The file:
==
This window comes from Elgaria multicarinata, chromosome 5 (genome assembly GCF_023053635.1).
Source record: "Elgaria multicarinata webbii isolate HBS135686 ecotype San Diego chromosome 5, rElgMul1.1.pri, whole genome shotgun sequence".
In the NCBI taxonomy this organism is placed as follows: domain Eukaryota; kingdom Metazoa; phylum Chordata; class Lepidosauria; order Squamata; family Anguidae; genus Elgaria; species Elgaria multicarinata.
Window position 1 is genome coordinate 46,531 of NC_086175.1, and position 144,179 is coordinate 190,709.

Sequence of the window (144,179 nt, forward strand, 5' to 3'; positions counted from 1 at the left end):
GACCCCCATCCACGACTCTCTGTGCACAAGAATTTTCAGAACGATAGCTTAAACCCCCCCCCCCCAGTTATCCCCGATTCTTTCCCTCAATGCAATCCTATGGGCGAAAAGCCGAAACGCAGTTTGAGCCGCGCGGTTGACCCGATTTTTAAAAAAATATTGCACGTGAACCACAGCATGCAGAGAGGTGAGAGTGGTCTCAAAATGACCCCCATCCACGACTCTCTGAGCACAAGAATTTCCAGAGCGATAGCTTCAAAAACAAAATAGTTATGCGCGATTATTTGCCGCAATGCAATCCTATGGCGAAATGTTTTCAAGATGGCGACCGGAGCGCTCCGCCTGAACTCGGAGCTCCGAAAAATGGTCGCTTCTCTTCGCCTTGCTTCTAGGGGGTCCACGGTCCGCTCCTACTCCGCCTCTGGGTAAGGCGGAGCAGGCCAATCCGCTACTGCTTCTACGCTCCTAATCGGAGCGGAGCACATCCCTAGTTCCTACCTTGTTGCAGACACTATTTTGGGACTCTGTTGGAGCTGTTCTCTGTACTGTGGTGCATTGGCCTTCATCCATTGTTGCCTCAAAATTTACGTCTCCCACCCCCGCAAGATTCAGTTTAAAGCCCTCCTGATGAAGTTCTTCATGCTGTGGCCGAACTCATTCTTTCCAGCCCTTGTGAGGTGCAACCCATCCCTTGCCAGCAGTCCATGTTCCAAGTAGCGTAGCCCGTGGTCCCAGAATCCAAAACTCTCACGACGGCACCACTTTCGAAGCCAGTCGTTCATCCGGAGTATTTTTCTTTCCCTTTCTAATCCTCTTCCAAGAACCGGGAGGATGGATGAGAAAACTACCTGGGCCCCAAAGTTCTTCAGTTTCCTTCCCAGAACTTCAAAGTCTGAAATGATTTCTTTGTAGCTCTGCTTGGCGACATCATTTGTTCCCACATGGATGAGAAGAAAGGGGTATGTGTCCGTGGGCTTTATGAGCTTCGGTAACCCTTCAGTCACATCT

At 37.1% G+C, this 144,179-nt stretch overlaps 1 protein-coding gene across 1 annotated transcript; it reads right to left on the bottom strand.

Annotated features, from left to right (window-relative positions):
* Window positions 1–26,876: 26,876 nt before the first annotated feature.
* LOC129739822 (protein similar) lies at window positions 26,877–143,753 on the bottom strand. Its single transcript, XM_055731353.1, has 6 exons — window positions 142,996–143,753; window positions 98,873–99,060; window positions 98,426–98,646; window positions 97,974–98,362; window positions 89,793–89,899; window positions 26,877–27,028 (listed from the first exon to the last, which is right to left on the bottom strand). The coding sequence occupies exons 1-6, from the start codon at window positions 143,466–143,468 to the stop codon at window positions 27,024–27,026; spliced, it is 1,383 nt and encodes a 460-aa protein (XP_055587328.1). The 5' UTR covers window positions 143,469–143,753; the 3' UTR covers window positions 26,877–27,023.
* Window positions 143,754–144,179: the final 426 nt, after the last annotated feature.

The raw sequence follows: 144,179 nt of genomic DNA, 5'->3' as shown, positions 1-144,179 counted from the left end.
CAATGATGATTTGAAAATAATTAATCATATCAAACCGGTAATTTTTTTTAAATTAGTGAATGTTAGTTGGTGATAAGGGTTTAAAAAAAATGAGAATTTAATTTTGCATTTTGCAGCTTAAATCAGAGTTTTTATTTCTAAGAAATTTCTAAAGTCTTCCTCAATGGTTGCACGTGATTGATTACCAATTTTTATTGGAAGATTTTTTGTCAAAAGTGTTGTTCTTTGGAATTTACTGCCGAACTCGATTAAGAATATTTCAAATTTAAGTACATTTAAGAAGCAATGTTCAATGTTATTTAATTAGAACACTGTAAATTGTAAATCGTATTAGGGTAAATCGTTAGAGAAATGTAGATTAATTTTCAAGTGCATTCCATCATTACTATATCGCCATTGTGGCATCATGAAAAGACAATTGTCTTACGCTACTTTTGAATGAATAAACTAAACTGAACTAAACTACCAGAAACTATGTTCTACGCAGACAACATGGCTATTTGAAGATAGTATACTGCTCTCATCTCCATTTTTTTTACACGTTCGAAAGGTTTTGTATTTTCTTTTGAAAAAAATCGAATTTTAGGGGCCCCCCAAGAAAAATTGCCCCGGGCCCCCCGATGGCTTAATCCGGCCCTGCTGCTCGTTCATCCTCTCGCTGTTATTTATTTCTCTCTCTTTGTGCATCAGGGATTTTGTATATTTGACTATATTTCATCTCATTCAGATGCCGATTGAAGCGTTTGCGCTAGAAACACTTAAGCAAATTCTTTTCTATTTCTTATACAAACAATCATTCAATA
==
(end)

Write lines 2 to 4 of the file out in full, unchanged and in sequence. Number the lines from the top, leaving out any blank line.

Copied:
Source record: "Elgaria multicarinata webbii isolate HBS135686 ecotype San Diego chromosome 5, rElgMul1.1.pri, whole genome shotgun sequence".
In the NCBI taxonomy this organism is placed as follows: domain Eukaryota; kingdom Metazoa; phylum Chordata; class Lepidosauria; order Squamata; family Anguidae; genus Elgaria; species Elgaria multicarinata.
Window position 1 is genome coordinate 46,531 of NC_086175.1, and position 144,179 is coordinate 190,709.